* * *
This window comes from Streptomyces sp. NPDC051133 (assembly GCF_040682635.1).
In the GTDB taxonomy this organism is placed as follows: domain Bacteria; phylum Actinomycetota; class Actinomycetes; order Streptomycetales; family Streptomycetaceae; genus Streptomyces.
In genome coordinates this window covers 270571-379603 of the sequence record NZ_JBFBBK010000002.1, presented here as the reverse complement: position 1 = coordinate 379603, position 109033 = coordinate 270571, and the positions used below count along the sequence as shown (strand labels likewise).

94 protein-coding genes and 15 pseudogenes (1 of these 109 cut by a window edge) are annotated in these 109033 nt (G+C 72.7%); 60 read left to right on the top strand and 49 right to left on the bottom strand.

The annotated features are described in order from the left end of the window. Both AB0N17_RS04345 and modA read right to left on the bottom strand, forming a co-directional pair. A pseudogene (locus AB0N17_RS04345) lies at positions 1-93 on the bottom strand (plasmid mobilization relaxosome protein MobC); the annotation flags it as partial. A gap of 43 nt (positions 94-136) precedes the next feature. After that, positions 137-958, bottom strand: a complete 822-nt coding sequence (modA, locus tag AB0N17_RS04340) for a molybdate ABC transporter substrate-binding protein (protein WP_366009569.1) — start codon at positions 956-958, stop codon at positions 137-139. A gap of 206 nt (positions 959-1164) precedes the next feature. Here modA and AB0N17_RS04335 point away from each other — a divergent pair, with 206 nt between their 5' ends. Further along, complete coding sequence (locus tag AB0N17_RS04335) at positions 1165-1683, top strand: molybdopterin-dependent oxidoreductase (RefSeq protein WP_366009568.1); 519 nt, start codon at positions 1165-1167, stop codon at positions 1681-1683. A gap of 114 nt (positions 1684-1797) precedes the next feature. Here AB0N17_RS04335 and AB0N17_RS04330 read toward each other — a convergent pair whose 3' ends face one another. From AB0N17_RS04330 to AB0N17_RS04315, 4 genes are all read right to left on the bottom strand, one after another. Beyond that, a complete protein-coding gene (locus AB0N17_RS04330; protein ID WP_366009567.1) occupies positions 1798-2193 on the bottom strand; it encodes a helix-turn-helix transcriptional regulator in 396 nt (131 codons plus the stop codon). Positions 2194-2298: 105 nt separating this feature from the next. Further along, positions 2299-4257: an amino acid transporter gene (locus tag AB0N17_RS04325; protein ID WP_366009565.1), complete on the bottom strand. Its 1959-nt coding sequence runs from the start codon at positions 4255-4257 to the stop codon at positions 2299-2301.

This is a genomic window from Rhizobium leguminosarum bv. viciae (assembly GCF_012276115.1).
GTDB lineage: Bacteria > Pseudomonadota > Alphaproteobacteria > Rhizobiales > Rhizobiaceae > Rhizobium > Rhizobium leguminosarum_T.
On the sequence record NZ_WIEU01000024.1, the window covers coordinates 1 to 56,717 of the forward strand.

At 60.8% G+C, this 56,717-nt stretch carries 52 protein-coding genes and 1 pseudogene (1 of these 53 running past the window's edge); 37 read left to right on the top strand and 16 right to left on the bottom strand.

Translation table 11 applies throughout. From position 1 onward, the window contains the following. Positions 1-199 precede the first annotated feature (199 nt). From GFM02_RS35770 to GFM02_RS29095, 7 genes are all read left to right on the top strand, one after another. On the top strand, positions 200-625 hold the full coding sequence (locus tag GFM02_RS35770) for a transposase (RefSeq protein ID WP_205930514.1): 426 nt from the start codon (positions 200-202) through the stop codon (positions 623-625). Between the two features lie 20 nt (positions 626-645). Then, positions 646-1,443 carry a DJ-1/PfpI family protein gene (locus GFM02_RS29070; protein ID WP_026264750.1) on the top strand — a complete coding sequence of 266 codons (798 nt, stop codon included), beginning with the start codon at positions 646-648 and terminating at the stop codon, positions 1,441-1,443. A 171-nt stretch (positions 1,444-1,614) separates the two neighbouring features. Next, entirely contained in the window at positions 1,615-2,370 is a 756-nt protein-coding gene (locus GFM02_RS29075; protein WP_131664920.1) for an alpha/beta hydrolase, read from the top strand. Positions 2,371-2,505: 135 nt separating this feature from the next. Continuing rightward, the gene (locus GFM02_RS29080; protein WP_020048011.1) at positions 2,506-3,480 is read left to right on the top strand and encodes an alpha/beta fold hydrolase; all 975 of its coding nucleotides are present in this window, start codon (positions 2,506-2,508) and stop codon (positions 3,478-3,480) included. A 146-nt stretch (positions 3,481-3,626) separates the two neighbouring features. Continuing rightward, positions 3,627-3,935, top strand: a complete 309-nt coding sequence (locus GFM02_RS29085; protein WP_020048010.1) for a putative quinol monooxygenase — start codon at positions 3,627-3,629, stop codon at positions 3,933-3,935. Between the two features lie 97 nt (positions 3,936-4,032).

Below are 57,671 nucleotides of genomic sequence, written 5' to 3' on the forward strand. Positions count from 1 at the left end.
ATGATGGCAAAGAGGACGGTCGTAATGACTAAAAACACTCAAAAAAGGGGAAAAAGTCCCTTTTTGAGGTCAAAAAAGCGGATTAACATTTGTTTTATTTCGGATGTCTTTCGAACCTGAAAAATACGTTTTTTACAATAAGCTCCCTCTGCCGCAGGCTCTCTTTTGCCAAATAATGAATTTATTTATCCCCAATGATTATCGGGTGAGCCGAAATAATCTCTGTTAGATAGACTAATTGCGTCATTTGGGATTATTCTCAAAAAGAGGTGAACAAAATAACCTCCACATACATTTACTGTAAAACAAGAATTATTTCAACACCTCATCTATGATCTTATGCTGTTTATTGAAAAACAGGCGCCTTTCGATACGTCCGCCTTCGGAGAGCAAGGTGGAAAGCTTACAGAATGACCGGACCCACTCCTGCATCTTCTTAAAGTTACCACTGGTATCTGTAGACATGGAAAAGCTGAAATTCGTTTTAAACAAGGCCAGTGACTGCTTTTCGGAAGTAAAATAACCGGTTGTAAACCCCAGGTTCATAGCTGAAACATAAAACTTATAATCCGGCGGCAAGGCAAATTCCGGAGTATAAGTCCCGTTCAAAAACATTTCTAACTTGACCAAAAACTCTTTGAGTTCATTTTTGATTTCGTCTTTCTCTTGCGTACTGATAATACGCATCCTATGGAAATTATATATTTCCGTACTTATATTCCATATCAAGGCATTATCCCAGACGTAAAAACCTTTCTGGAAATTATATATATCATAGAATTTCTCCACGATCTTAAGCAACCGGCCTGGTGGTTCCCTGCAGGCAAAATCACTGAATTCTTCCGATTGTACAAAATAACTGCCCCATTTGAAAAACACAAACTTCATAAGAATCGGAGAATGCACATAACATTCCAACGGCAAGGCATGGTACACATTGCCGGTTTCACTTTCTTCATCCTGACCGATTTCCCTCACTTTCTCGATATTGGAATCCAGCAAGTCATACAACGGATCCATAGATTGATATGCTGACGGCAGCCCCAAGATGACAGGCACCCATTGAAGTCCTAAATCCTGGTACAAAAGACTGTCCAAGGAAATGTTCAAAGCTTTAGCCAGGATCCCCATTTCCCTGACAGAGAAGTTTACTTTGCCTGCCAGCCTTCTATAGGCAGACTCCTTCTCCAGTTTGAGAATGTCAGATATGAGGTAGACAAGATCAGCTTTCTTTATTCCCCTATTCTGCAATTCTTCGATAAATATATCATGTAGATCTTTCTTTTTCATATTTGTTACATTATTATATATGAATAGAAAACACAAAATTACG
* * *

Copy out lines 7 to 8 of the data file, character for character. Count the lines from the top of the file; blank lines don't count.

GTDB lineage: Bacteria > Pseudomonadota > Alphaproteobacteria > Rhizobiales > Rhizobiaceae > Rhizobium > Rhizobium leguminosarum_T.
On the sequence record NZ_WIEU01000024.1, the window covers coordinates 1 to 56,717 of the forward strand.